We buy my wife, Suellen, a new car every ten years whether she needs one or not. It’s always a red Volkswagen convertible with a manual transmission. (She’s old school). We bought the first one in 1985, another one in 1995, and the current one in 2005. She just looks cute in a red convertible.
What struck me about these three cars was how power was deployed. The 1985 model had roll-up windows and a manually operated roof. The ’95 had power windows and a manual roof. The ’05 has both power windows and a power roof. The 2005 model is clearly more energy efficient than the ’85 model but does it use less energy?
I didn’t know it at the time but I had struck on something called Jevons paradox (also known as the rebound effect). Named after William Stanley Jevons (pictured), a British economist in the mid-19th century, the paradox states that increasing energy efficiency leads to greater energy use. It’s basically a cost curve. Increased energy efficiency means each unit of energy costs less. As costs decline, we buy more energy — just as we do with most commodities.
The result: instead of raising and lowering the convertible’s roof with arm power, we put in a little motor to do it for us. According to Jevons, the net effect is that we use more energy rather than less.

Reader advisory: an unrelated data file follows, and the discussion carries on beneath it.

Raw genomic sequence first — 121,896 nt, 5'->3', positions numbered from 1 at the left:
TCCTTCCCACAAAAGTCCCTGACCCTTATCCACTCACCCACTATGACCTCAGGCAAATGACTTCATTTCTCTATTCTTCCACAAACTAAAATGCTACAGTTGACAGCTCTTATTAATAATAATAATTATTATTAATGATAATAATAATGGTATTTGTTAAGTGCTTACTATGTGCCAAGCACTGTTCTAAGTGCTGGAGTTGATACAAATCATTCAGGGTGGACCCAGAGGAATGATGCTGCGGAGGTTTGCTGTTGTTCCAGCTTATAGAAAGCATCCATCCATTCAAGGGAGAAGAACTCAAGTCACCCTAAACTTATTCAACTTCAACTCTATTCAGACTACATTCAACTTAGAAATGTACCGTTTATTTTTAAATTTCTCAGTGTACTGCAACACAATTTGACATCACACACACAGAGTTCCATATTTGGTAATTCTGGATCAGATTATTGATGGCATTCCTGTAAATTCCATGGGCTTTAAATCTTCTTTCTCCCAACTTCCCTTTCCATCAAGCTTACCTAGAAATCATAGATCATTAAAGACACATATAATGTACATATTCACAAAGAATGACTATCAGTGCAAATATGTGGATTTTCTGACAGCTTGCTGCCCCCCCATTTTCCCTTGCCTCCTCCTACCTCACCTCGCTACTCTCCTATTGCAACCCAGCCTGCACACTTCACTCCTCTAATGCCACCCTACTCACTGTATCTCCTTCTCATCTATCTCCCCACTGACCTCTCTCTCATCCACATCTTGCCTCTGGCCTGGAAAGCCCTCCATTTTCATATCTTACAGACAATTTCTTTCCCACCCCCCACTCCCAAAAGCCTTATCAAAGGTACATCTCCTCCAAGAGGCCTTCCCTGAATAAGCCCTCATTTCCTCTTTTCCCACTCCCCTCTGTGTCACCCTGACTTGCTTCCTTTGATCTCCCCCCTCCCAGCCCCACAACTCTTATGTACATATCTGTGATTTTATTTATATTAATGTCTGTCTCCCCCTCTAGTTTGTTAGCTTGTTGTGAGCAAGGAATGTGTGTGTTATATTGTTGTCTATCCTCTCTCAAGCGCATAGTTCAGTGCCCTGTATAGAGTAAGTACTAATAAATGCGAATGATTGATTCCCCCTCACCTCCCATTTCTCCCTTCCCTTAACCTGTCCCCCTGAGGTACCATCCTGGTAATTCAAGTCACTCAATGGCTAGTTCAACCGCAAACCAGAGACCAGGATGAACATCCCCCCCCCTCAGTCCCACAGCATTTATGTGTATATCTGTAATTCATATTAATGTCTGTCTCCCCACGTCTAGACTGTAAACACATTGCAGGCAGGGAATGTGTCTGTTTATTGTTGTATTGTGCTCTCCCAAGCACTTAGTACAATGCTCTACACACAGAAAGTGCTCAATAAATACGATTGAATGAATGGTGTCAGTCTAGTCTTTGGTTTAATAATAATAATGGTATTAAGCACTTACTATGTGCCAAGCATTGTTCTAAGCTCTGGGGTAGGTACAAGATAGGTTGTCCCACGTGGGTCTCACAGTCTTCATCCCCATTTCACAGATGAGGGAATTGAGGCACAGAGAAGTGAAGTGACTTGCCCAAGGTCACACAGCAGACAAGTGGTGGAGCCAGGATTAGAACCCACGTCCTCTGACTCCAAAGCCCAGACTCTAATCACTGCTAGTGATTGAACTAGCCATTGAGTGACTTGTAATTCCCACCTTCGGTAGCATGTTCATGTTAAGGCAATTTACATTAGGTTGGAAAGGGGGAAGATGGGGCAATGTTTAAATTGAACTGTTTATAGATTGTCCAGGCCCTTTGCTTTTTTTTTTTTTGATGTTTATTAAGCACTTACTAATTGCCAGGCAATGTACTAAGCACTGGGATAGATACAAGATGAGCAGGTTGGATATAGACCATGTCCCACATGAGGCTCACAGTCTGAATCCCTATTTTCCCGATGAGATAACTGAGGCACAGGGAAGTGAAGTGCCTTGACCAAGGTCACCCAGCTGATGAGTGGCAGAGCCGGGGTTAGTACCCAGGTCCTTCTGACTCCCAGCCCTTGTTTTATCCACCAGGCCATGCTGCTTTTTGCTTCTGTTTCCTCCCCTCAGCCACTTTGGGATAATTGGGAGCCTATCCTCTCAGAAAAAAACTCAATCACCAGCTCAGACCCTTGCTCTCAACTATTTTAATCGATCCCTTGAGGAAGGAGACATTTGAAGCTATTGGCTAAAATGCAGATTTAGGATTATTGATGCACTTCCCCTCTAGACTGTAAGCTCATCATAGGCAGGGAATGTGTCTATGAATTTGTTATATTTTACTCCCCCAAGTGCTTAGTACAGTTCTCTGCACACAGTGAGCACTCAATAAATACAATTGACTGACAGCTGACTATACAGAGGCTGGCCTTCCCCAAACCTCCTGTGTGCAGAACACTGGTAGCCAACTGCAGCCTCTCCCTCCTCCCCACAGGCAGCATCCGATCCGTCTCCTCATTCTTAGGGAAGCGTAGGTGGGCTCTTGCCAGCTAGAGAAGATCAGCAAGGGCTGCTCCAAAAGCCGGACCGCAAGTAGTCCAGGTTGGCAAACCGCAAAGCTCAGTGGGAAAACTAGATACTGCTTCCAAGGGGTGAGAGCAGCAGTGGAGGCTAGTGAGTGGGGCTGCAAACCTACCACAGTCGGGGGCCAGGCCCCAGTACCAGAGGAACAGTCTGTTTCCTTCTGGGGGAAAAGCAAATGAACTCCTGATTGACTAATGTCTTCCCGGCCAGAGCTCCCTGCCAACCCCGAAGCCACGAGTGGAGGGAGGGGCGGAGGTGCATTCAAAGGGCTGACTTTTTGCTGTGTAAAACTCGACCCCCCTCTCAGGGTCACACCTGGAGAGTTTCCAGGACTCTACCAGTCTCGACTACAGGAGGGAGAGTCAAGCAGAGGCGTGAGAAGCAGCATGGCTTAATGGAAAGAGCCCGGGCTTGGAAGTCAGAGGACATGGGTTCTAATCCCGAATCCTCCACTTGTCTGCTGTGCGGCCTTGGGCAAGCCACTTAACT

I’ll admit that I’m a tree hugger and that I’m concerned about global warming. I also study the processes of innovation and I generally applaud innovations that result in greater energy efficiency. But the more I ponder Jevons paradox, I wonder if we’ve aimed our innovations at the wrong target. Shouldn’t we be creating innovations that help us use less energy rather than more?
(If you want to read more about Jevons paradox, The New Yorker has a terrific article here. On the other hand, Think Progress says the paradox exists in theory but not in practice. That article is here. Interesting reading).